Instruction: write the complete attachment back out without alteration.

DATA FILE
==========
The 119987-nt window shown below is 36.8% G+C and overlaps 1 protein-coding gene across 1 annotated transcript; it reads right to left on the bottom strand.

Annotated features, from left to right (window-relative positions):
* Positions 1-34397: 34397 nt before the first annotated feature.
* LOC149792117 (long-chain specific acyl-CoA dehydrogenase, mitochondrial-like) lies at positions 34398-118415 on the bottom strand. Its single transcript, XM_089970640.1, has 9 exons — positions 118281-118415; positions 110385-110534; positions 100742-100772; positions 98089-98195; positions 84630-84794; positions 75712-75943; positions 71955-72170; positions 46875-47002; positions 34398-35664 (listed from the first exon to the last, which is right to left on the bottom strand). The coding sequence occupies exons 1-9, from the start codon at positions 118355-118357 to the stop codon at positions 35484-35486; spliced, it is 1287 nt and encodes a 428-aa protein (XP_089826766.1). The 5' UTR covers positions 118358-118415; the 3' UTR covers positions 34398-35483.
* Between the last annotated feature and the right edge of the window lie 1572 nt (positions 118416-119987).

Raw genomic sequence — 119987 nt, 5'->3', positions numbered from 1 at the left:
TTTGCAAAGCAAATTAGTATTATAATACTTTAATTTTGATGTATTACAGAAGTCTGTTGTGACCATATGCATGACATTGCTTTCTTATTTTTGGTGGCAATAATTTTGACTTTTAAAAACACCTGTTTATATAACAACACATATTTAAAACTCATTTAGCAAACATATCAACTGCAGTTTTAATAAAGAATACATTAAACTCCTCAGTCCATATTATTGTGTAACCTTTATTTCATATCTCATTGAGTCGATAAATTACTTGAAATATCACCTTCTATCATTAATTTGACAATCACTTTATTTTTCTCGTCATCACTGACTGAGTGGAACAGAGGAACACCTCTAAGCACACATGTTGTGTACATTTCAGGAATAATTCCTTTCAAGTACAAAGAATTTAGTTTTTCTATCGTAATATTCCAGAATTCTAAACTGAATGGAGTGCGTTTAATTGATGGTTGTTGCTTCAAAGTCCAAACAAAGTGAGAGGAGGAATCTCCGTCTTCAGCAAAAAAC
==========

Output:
The 119987-nt window shown below is 36.8% G+C and overlaps 1 protein-coding gene across 1 annotated transcript; it reads right to left on the bottom strand.

Annotated features, from left to right (window-relative positions):
* Positions 1-34397: 34397 nt before the first annotated feature.
* LOC149792117 (long-chain specific acyl-CoA dehydrogenase, mitochondrial-like) lies at positions 34398-118415 on the bottom strand. Its single transcript, XM_089970640.1, has 9 exons — positions 118281-118415; positions 110385-110534; positions 100742-100772; positions 98089-98195; positions 84630-84794; positions 75712-75943; positions 71955-72170; positions 46875-47002; positions 34398-35664 (listed from the first exon to the last, which is right to left on the bottom strand). The coding sequence occupies exons 1-9, from the start codon at positions 118355-118357 to the stop codon at positions 35484-35486; spliced, it is 1287 nt and encodes a 428-aa protein (XP_089826766.1). The 5' UTR covers positions 118358-118415; the 3' UTR covers positions 34398-35483.
* Between the last annotated feature and the right edge of the window lie 1572 nt (positions 118416-119987).

Raw genomic sequence — 119987 nt, 5'->3', positions numbered from 1 at the left:
TTTGCAAAGCAAATTAGTATTATAATACTTTAATTTTGATGTATTACAGAAGTCTGTTGTGACCATATGCATGACATTGCTTTCTTATTTTTGGTGGCAATAATTTTGACTTTTAAAAACACCTGTTTATATAACAACACATATTTAAAACTCATTTAGCAAACATATCAACTGCAGTTTTAATAAAGAATACATTAAACTCCTCAGTCCATATTATTGTGTAACCTTTATTTCATATCTCATTGAGTCGATAAATTACTTGAAATATCACCTTCTATCATTAATTTGACAATCACTTTATTTTTCTCGTCATCACTGACTGAGTGGAACAGAGGAACACCTCTAAGCACACATGTTGTGTACATTTCAGGAATAATTCCTTTCAAGTACAAAGAATTTAGTTTTTCTATCGTAATATTCCAGAATTCTAAACTGAATGGAGTGCGTTTAATTGATGGTTGTTGCTTCAAAGTCCAAACAAAGTGAGAGGAGGAATCTCCGTCTTCAGCAAAAAAC